Legislation that shields publicly traded corporations from average investors who want to sue when they believe they have been the victims of fraud is a bad idea, even if the stated purpose of such legislation is to cut off litigious stockholders and lawyers at the pass.
Such a measure has been approved by the House and is in the final stages of debate in the Senate. President Clinton should get his veto pen ready.
Supporters, including Sen. Chris Dodd, D-Conn., say the Private Securities Litigation Reform Act is necessary to stop lawyers from filing lawsuits with little merit that can force companies into huge monetary settlements.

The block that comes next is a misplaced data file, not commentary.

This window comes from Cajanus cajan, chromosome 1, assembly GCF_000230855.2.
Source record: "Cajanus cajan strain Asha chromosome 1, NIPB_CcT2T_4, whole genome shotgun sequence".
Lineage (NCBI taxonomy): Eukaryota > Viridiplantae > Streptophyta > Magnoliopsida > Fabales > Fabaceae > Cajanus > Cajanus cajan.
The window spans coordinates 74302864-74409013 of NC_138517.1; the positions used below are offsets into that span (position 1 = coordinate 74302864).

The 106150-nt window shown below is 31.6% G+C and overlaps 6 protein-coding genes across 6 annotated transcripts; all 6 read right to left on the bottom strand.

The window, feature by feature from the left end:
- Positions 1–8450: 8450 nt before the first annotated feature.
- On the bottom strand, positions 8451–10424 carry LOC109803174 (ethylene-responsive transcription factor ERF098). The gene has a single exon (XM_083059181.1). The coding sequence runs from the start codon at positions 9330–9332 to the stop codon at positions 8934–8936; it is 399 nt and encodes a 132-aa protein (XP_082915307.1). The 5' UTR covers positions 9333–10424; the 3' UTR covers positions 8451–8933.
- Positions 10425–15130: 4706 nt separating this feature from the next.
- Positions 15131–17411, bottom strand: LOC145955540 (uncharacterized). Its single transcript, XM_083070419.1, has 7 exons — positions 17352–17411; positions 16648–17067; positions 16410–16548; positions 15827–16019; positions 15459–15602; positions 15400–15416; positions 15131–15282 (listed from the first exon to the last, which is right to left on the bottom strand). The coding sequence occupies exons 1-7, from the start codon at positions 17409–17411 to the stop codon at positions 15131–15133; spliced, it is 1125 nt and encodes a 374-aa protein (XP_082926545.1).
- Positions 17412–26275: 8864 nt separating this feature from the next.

Opponents counter that companies don't need more protection. The bill would make it much more difficult for investors _ individuals and government pension plans _ to sue and recover losses in cases of fraud. The burden of proof would be heavier and tighter restrictions on bringing a case would be imposed. The bill would protect companies against a backlash if their predictions about corporate performance fail to materialize. Investors would have to prove they were knowingly misled to be able to sue in such cases. The bill also would limit the amount that could be recovered from accountants and underwriters who failed to blow the whistle on any fraud.
Society of late has been more litigious, many cases propelled by lawyers with their eyes on the deep pockets of corporations. But this bill goes too far.